Fire, Ready, Aim Approach FlawedBy Aaron Putze
Water quality concerns in the Gulf of Mexico could soon be used to attack mid continent corn farmers. The claim: that excess nutrients from the Corn Belt are encouraging phytoplankton growth and depleting oxygen in the Gulf of Mexico, creating a 7,000-square-mile "dead zone."
This statement is being made by those involved in the hypoxia management plan, a branch of the Gulf of Mexico Program (GMP). The original intent of GMP when formed three years ago was to concentrate on pollution concerns originating along the gulf's coast. That focus has changed. Attention has recently shifted upstream for the source of nutrients believed to be causing the "dead zone." And an accusing finger is being pointed directly at corn farmers for their use of nitrogen fertilizer. Environmental advocates call the usage "excessive" and are lobbying for a long-term, enforceable strategy to eliminate the hypoxic area.
How all of this will affect corn producers in states that contribute water to the Mississippi River – and ultimately the Gulf of Mexico – is anyone's guess.
Although there have been many statements surrounding the gulf's hypoxic area, few can be scientifically supported.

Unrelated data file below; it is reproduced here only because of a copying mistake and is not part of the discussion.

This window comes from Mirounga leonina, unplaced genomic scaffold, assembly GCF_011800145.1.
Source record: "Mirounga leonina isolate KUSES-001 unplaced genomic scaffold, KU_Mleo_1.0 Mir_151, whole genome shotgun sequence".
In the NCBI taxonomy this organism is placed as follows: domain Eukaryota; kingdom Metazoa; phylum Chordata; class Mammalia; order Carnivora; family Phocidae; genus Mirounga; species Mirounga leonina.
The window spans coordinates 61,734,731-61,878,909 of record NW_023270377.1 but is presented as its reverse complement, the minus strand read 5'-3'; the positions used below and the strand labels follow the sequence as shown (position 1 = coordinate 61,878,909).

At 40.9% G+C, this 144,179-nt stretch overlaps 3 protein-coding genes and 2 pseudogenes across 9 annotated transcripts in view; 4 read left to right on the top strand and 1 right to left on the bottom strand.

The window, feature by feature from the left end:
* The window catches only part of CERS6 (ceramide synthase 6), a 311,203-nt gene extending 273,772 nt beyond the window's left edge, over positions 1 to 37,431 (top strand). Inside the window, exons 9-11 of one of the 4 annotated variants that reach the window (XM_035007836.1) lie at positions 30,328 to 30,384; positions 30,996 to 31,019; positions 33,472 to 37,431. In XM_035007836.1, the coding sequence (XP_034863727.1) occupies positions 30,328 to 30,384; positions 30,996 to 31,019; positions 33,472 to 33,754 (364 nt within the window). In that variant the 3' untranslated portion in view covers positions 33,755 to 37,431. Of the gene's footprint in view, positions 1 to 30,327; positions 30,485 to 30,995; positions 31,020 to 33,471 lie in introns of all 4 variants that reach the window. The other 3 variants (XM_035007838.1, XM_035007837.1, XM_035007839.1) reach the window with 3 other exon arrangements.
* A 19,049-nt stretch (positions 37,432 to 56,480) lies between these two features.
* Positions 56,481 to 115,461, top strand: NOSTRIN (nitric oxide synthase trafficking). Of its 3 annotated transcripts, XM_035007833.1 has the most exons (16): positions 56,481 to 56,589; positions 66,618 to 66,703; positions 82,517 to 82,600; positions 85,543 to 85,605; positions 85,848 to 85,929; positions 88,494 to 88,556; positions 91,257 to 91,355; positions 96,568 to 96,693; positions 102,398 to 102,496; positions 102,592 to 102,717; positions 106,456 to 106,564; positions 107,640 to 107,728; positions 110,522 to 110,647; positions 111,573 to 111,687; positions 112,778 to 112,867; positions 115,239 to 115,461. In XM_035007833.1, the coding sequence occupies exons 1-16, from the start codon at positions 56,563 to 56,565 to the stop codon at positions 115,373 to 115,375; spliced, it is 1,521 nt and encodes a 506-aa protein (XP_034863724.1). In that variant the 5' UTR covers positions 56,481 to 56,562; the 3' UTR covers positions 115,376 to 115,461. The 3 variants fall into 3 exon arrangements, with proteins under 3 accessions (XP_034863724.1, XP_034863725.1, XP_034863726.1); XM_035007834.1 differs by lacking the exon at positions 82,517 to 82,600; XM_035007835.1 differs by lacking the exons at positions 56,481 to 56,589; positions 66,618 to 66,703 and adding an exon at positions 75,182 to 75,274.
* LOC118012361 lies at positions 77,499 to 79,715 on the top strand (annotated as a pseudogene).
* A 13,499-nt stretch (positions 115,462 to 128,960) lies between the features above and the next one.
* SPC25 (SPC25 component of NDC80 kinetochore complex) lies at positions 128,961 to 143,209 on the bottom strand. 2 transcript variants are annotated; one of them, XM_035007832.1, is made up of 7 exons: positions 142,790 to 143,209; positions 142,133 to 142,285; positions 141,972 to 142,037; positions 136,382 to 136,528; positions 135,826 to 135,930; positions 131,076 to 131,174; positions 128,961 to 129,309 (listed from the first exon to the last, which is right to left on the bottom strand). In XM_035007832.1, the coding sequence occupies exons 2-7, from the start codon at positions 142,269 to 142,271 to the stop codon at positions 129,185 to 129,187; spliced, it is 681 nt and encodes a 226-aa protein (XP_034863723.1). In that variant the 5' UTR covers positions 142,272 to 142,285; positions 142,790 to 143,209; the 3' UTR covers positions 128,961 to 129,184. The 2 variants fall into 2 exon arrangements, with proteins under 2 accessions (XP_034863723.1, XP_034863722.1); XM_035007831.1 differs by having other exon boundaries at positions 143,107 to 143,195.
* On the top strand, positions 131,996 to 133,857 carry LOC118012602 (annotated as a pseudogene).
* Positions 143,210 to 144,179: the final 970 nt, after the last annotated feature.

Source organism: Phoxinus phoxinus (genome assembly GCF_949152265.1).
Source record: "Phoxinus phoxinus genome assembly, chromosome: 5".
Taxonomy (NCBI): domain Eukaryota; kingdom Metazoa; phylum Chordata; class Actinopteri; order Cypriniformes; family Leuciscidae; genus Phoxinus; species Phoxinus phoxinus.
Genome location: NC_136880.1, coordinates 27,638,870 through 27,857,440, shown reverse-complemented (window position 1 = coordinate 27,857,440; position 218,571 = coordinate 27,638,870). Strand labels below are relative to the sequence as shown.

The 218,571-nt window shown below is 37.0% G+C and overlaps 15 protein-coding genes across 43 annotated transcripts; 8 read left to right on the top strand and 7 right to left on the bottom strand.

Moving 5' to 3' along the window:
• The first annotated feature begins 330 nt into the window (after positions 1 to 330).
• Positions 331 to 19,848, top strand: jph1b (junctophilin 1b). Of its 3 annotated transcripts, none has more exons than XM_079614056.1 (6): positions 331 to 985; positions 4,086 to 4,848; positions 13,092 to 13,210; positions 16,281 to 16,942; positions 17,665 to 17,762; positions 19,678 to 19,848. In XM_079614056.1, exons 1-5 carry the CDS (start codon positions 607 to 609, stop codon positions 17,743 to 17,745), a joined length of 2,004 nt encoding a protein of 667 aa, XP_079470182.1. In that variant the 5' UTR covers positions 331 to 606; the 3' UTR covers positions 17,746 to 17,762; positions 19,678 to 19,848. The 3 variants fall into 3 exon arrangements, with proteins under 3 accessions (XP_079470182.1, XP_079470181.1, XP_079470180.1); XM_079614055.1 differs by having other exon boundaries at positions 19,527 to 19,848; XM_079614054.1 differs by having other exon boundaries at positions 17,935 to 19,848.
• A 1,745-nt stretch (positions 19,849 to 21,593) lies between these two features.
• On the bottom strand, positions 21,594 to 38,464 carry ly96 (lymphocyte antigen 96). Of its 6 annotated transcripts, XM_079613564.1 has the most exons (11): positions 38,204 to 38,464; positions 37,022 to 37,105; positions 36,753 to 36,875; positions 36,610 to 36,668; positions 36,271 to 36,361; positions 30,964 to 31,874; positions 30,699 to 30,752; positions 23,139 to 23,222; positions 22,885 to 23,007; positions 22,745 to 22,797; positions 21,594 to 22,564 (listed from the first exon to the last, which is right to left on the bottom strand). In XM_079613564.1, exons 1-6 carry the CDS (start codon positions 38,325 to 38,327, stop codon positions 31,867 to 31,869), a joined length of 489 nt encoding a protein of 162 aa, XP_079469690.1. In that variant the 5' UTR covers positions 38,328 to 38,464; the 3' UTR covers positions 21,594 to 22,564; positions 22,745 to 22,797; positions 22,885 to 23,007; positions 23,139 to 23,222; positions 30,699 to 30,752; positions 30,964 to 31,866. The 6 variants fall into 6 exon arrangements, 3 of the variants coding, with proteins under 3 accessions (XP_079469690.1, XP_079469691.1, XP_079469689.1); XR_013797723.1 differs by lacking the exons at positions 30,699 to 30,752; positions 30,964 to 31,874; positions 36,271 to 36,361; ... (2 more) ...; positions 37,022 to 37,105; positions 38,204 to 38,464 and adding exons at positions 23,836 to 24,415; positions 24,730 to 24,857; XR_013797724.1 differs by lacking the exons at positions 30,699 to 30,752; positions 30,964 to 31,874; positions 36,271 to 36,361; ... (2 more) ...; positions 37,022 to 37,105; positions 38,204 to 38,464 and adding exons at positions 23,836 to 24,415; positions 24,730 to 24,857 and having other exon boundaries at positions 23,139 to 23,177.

First, the "dead zone," – as it is referred to for the sake of generating media attention – is false and misleading. The area in question is one of the world's most productive ecosystems. Fish catches total nearly 12 times that of anywhere else in the gulf, even where oxygen levels are at their lowest.
Second, the size of the hypoxic zone is not increasing as reports suggest. Although it did grow dramatically following the 1993 flood, it has been contracting ever since.
Finally, those involved with the hypoxia plan say that farmers are responsible for nearly 99 percent of the nitrogen loading found in the gulf. This is absurd and fails to account for the population increase that's taken place in the watershed area since 1940.
This is simply another case of environmental advocates using the "fire, ready, aim" approach to problem solving. Rather than point fingers and jump to conclusions, studies should be conducted by unbiased hydologists to measure agriculture's contribution to the hypoxic area.
Only through open and honest dialogue – not speculation – can a workable solution be found that is good for both corn farmers and the Gulf of Mexico. Those involved in the hypoxic plan should use this approach.
Aaron Putze is the director of news services for the Iowa Farm Bureau Federation.